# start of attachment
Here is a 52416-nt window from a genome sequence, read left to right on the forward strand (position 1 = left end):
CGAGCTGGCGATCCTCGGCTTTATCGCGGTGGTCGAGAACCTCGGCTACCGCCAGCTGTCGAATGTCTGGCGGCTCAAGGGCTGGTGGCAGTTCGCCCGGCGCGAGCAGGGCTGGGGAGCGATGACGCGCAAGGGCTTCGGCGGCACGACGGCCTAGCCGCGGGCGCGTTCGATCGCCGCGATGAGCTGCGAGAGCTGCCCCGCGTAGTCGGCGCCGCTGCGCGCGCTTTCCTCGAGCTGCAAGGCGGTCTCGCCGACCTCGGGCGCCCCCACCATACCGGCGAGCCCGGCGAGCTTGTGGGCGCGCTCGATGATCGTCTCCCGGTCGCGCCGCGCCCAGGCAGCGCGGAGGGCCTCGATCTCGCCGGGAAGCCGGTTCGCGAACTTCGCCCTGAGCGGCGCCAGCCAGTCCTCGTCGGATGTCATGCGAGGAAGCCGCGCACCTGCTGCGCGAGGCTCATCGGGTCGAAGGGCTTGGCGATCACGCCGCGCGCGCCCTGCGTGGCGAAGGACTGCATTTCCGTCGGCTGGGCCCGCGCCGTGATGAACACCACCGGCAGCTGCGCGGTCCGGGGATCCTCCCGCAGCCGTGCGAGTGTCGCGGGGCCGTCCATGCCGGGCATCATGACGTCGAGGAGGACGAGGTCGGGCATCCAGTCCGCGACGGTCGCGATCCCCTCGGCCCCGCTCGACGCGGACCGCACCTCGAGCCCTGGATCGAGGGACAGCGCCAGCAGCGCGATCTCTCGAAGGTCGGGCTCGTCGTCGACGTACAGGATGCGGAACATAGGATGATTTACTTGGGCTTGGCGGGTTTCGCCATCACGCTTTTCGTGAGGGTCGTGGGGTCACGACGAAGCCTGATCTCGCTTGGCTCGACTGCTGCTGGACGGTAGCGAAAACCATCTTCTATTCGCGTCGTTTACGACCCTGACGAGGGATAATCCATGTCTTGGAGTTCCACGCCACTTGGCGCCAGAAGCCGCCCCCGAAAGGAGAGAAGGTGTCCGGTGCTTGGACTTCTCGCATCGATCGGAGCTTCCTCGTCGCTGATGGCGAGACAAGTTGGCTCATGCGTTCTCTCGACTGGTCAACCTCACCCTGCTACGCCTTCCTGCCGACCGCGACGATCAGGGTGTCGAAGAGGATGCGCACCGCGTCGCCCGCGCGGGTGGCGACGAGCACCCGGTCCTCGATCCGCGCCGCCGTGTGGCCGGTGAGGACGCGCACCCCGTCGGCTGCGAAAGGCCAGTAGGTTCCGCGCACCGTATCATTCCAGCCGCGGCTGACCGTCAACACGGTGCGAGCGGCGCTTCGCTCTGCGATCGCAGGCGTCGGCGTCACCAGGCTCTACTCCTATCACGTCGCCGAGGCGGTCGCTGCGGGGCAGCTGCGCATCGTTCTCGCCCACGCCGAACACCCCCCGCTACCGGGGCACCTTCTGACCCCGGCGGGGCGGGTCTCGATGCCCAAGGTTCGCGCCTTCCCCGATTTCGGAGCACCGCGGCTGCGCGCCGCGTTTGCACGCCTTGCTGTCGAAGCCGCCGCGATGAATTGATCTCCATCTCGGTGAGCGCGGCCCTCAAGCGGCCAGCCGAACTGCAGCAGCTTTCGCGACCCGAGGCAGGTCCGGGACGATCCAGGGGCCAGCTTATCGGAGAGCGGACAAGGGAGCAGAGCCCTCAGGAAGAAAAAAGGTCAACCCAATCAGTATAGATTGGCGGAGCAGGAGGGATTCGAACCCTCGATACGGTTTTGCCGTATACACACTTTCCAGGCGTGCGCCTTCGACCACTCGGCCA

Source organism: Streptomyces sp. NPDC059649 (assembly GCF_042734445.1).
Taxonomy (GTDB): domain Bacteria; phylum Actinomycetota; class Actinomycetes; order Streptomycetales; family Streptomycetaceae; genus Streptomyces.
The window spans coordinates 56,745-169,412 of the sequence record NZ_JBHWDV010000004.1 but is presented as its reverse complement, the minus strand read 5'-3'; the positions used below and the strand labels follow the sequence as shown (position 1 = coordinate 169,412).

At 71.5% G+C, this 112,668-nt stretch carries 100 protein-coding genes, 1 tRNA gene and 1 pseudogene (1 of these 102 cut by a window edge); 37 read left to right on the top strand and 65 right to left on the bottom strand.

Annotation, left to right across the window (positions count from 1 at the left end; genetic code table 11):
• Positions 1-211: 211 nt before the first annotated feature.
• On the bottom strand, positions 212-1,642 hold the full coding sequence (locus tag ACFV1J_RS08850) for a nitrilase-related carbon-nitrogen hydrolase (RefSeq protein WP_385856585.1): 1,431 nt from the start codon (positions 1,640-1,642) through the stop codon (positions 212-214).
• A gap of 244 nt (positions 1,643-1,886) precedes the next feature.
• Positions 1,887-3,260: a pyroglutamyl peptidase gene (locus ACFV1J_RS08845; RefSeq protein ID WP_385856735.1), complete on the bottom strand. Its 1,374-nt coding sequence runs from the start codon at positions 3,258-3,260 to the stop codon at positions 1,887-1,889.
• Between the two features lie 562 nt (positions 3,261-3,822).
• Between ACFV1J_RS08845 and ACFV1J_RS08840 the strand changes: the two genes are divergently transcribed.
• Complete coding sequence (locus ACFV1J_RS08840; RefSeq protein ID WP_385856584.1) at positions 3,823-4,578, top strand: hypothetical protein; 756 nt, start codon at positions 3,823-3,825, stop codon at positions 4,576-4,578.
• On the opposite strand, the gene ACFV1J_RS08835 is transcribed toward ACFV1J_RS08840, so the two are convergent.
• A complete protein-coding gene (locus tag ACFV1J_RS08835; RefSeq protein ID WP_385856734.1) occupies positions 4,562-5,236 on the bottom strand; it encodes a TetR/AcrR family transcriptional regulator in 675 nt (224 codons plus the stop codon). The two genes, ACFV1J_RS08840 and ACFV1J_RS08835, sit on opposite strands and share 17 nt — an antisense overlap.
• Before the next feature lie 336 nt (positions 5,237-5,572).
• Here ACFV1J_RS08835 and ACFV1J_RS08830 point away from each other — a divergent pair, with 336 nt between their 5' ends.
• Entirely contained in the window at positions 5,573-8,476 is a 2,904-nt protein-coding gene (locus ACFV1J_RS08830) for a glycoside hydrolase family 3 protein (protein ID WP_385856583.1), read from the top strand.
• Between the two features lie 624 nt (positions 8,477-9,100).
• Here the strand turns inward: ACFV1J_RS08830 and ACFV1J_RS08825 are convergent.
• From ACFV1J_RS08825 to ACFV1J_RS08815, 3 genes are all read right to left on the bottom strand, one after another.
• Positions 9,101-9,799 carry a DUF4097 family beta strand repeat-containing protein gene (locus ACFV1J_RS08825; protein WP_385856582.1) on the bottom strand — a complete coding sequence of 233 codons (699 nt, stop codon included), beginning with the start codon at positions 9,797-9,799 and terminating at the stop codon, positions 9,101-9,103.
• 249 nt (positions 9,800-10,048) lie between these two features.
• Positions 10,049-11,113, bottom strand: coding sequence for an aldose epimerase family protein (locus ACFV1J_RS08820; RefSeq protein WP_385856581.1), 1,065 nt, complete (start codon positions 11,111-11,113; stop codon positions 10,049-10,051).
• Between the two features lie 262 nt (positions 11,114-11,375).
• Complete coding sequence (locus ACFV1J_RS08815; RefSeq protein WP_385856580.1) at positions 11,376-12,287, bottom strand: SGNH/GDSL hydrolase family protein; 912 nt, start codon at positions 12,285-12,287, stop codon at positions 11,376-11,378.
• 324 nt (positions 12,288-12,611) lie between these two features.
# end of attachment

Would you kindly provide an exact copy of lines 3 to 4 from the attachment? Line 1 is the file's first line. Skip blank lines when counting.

Source organism: Streptomyces sp. NPDC059649 (assembly GCF_042734445.1).
Taxonomy (GTDB): domain Bacteria; phylum Actinomycetota; class Actinomycetes; order Streptomycetales; family Streptomycetaceae; genus Streptomyces.